Dr Guy Henn
|Member of the Legislative Assembly|
of Western Australia
21 March 1959 – 1 March 1962
|Preceded by||Ted Johnson|
|Succeeded by||None (seat abolished)|
1 March 1962 – 20 February 1971
|Preceded by||None (new seat)|
|Succeeded by||Ray Young|
|Born||25 September 1909|
Beckenham, Kent, England
|Died||22 April 1998 (aged 88)|
Wembley, Western Australia
Henn was born in Beckenham, Kent, England, to Jean (née Elliott) and Percy Umfreville Henn. His family moved to Western Australia the year after his birth, where his father became headmaster of Guildford Grammar School. Henn initially attended his father's school, but was then sent to England to finish his secondary education, attending Lancing College in Sussex. He went on to study medicine at St Thomas' Hospital, London, although his medical training was interrupted by a two-year spell in Australia, which was spent working on sheep stations in the North West. In 1941, Henn enlisted as a medical officer in the British Merchant Navy, although he transferred to the Royal Australian Air Force (RAAF) the following year, with which he spent the rest of the war.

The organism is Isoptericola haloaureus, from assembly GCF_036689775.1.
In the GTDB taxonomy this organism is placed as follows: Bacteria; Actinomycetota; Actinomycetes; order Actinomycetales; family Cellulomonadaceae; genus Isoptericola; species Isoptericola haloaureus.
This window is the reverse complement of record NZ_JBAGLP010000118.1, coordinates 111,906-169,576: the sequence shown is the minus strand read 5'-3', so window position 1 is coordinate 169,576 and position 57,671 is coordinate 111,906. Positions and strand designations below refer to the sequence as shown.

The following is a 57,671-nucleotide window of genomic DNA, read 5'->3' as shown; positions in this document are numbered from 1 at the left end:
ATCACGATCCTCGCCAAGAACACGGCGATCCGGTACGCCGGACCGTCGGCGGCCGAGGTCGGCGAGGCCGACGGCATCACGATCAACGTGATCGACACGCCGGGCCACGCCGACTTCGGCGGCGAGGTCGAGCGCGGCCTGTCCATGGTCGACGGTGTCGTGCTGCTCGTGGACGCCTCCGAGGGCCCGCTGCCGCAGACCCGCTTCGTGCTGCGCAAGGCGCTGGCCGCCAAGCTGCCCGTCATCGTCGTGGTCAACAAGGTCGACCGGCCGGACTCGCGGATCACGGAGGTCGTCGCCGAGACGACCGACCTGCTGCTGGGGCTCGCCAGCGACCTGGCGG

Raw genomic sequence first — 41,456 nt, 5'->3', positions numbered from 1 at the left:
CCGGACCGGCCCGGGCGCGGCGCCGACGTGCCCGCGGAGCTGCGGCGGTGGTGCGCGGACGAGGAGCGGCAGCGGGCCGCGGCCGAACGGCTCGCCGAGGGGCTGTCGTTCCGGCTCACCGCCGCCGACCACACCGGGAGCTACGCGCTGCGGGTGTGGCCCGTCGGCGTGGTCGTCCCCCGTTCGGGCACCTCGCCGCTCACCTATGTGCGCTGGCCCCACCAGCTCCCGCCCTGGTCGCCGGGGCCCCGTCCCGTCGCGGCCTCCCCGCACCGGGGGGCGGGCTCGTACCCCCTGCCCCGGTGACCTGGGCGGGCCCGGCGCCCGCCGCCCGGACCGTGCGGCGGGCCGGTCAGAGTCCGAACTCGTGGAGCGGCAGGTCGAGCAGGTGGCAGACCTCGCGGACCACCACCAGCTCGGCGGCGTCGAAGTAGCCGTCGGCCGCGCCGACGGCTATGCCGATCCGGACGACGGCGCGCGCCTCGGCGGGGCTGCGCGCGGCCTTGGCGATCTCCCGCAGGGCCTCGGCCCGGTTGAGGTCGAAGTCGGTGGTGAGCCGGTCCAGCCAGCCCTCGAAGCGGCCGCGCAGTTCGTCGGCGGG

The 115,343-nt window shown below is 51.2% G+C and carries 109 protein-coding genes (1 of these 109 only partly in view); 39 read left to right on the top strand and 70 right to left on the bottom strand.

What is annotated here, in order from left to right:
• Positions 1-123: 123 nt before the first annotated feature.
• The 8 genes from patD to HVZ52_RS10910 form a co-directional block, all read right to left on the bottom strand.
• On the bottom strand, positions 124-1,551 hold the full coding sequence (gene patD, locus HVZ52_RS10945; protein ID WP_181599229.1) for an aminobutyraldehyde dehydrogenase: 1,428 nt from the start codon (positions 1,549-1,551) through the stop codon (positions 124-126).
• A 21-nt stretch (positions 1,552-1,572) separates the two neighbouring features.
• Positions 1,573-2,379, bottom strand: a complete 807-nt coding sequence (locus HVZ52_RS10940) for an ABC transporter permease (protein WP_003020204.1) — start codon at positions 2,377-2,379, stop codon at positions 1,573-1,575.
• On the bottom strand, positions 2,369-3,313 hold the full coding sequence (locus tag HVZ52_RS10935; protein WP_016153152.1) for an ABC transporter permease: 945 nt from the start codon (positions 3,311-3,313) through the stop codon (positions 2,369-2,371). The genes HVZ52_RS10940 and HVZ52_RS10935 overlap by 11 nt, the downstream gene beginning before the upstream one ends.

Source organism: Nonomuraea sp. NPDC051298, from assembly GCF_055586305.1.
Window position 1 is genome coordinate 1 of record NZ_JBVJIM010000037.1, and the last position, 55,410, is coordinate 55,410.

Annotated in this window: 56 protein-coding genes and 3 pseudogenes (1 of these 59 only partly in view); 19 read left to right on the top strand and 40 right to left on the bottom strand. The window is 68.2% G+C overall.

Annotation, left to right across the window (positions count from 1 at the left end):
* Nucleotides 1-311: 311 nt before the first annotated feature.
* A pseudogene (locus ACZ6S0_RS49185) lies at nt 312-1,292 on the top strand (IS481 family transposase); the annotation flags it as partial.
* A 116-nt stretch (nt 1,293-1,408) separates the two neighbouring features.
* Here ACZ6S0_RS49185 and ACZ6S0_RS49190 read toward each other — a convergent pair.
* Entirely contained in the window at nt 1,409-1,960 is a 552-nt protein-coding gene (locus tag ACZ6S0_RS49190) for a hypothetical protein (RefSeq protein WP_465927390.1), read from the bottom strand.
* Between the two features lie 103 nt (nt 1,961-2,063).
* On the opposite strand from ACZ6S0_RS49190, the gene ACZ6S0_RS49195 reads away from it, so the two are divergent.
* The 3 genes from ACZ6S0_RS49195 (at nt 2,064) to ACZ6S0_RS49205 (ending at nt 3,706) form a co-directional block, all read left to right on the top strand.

After the war's end, Henn settled in Perth. He initially worked as a general practitioner in Midland and Wembley, and later as the chief medical officer at the Repatriation General Hospital, Hollywood. Henn entered parliament at the 1959 state election, winning the seat of Leederville from the sitting Labor member, Ted Johnson. At the 1962 election, his seat was abolished and he transferred to the new seat of Wembley, which he held for the rest of his career. Henn retired from parliament at the 1971 election, and subsequently worked as the chief medical officer for a life insurance company. He died in Perth in 1998, aged 88. He had married Maureen O'Malley in 1941, with whom he had two children.
- Guy Gavin Henn – Biographical Register of Members of the Parliament of Western Australia. Retrieved 20 September 2016.
- Black, David; Prescott, Valerie (1997). Election statistics : Legislative Assembly of Western Australia, 1890-1996. Perth, [W.A.]: Western Australian Parliamentary History Project and Western Australian Electoral Commission. ISBN 0730984095.